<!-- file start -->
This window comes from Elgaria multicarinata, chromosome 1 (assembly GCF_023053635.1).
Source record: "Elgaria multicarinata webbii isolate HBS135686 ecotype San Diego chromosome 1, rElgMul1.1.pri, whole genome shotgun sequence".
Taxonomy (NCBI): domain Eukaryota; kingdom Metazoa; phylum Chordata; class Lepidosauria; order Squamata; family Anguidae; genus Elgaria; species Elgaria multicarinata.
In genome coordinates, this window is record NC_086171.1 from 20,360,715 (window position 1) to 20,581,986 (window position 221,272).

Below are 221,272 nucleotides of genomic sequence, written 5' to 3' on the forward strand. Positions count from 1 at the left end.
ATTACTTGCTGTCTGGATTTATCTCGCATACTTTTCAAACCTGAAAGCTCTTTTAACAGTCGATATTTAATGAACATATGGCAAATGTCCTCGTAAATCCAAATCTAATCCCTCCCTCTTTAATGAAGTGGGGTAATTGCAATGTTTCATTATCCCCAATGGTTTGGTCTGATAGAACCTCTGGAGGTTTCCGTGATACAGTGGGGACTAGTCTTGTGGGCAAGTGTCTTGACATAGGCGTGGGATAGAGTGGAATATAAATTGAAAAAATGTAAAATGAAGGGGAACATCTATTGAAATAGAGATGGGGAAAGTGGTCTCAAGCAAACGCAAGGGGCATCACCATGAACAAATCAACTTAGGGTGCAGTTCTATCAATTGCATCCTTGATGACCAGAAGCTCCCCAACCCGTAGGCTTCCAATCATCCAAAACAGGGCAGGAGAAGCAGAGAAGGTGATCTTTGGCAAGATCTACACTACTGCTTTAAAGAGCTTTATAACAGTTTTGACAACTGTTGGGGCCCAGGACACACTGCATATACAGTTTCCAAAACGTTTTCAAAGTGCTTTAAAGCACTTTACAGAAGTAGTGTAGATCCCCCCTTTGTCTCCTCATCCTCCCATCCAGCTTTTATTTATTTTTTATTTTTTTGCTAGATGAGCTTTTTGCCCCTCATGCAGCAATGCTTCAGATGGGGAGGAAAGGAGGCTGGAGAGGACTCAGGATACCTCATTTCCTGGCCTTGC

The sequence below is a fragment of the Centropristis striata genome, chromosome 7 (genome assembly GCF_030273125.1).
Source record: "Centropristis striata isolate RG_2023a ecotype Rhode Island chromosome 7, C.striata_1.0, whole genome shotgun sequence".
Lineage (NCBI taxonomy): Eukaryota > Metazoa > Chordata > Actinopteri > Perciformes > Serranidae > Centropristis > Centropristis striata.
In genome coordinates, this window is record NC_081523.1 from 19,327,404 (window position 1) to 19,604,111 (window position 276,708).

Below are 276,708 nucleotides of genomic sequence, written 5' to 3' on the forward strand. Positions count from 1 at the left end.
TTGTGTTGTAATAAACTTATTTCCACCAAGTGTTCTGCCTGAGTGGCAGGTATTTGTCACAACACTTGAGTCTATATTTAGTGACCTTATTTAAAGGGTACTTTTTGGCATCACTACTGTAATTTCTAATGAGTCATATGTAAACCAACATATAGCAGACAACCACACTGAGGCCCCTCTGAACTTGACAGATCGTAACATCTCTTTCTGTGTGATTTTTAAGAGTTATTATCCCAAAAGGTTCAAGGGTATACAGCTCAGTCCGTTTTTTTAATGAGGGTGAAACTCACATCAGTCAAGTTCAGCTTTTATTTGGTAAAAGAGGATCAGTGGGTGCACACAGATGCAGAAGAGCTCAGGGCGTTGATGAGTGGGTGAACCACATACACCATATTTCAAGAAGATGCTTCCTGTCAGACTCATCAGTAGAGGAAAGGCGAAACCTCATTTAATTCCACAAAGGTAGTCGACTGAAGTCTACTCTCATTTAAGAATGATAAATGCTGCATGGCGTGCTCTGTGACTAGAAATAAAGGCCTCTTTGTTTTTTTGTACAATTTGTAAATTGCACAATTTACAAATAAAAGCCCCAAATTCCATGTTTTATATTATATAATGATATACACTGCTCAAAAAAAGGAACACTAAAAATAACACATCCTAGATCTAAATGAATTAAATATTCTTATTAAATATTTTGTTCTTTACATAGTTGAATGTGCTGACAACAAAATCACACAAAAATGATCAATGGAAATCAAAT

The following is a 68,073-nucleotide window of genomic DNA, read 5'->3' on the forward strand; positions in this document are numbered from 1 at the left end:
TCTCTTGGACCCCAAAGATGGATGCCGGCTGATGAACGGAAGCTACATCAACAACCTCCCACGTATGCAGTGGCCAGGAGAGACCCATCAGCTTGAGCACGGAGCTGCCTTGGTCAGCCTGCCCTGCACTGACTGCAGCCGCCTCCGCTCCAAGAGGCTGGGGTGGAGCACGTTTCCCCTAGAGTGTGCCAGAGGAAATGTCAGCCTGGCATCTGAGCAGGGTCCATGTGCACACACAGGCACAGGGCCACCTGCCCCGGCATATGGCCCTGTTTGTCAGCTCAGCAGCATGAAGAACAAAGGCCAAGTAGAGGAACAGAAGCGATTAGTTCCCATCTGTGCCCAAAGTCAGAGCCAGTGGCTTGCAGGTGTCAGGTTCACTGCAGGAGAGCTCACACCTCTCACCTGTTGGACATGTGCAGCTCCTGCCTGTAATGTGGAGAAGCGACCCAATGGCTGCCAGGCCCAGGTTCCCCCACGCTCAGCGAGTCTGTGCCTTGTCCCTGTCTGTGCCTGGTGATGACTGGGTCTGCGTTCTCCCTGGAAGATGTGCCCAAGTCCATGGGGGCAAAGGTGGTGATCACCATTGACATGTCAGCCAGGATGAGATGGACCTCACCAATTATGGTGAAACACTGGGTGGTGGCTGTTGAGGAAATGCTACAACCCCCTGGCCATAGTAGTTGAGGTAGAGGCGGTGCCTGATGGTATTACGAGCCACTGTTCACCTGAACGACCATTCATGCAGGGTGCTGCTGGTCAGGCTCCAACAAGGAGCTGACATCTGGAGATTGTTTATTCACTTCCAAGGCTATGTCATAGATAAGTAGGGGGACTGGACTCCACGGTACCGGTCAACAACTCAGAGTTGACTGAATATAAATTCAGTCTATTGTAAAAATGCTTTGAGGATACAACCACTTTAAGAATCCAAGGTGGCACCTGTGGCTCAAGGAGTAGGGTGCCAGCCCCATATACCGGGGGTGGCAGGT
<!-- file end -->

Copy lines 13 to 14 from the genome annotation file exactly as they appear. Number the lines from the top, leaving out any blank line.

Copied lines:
The following is a 68,073-nucleotide window of genomic DNA, read 5'->3' on the forward strand; positions in this document are numbered from 1 at the left end:
TCTCTTGGACCCCAAAGATGGATGCCGGCTGATGAACGGAAGCTACATCAACAACCTCCCACGTATGCAGTGGCCAGGAGAGACCCATCAGCTTGAGCACGGAGCTGCCTTGGTCAGCCTGCCCTGCACTGACTGCAGCCGCCTCCGCTCCAAGAGGCTGGGGTGGAGCACGTTTCCCCTAGAGTGTGCCAGAGGAAATGTCAGCCTGGCATCTGAGCAGGGTCCATGTGCACACACAGGCACAGGGCCACCTGCCCCGGCATATGGCCCTGTTTGTCAGCTCAGCAGCATGAAGAACAAAGGCCAAGTAGAGGAACAGAAGCGATTAGTTCCCATCTGTGCCCAAAGTCAGAGCCAGTGGCTTGCAGGTGTCAGGTTCACTGCAGGAGAGCTCACACCTCTCACCTGTTGGACATGTGCAGCTCCTGCCTGTAATGTGGAGAAGCGACCCAATGGCTGCCAGGCCCAGGTTCCCCCACGCTCAGCGAGTCTGTGCCTTGTCCCTGTCTGTGCCTGGTGATGACTGGGTCTGCGTTCTCCCTGGAAGATGTGCCCAAGTCCATGGGGGCAAAGGTGGTGATCACCATTGACATGTCAGCCAGGATGAGATGGACCTCACCAATTATGGTGAAACACTGGGTGGTGGCTGTTGAGGAAATGCTACAACCCCCTGGCCATAGTAGTTGAGGTAGAGGCGGTGCCTGATGGTATTACGAGCCACTGTTCACCTGAACGACCATTCATGCAGGGTGCTGCTGGTCAGGCTCCAACAAGGAGCTGACATCTGGAGATTGTTTATTCACTTCCAAGGCTATGTCATAGATAAGTAGGGGGACTGGACTCCACGGTACCGGTCAACAACTCAGAGTTGACTGAATATAAATTCAGTCTATTGTAAAAATGCTTTGAGGATACAACCACTTTAAGAATCCAAGGTGGCACCTGTGGCTCAAGGAGTAGGGTGCCAGCCCCATATACCGGGGGTGGCAGGT